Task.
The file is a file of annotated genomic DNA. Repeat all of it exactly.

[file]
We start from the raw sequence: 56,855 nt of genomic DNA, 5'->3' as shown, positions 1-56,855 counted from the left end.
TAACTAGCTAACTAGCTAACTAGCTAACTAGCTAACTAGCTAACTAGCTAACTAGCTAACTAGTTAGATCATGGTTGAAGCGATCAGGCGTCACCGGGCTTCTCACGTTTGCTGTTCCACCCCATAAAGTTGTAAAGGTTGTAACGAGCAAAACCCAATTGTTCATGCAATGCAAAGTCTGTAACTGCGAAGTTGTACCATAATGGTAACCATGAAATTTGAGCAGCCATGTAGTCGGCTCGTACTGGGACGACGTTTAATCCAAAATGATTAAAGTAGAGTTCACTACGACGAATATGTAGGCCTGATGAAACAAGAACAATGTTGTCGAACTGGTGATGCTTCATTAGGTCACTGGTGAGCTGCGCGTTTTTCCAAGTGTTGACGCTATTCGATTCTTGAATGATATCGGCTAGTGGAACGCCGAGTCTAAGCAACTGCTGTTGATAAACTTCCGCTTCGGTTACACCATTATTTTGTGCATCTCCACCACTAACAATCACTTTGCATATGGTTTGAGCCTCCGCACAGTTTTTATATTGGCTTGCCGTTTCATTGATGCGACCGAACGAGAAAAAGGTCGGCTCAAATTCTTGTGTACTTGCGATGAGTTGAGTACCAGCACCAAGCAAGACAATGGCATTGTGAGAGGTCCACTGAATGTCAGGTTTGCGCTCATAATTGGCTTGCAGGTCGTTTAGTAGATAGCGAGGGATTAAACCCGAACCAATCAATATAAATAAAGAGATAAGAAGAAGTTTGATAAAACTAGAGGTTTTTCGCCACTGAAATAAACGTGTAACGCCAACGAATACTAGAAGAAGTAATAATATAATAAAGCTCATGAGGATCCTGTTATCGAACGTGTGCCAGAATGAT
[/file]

We start from the raw sequence: 56,855 nt of genomic DNA, 5'->3' as shown, positions 1-56,855 counted from the left end.
TAACTAGCTAACTAGCTAACTAGCTAACTAGCTAACTAGCTAACTAGCTAACTAGCTAACTAGTTAGATCATGGTTGAAGCGATCAGGCGTCACCGGGCTTCTCACGTTTGCTGTTCCACCCCATAAAGTTGTAAAGGTTGTAACGAGCAAAACCCAATTGTTCATGCAATGCAAAGTCTGTAACTGCGAAGTTGTACCATAATGGTAACCATGAAATTTGAGCAGCCATGTAGTCGGCTCGTACTGGGACGACGTTTAATCCAAAATGATTAAAGTAGAGTTCACTACGACGAATATGTAGGCCTGATGAAACAAGAACAATGTTGTCGAACTGGTGATGCTTCATTAGGTCACTGGTGAGCTGCGCGTTTTTCCAAGTGTTGACGCTATTCGATTCTTGAATGATATCGGCTAGTGGAACGCCGAGTCTAAGCAACTGCTGTTGATAAACTTCCGCTTCGGTTACACCATTATTTTGTGCATCTCCACCACTAACAATCACTTTGCATATGGTTTGAGCCTCCGCACAGTTTTTATATTGGCTTGCCGTTTCATTGATGCGACCGAACGAGAAAAAGGTCGGCTCAAATTCTTGTGTACTTGCGATGAGTTGAGTACCAGCACCAAGCAAGACAATGGCATTGTGAGAGGTCCACTGAATGTCAGGTTTGCGCTCATAATTGGCTTGCAGGTCGTTTAGTAGATAGCGAGGGATTAAACCCGAACCAATCAATATAAATAAAGAGATAAGAAGAAGTTTGATAAAACTAGAGGTTTTTCGCCACTGAAATAAACGTGTAACGCCAACGAATACTAGAAGAAGTAATAATATAATAAAGCTCATGAGGATCCTGTTATCGAACGTGTGCCAGAATGAT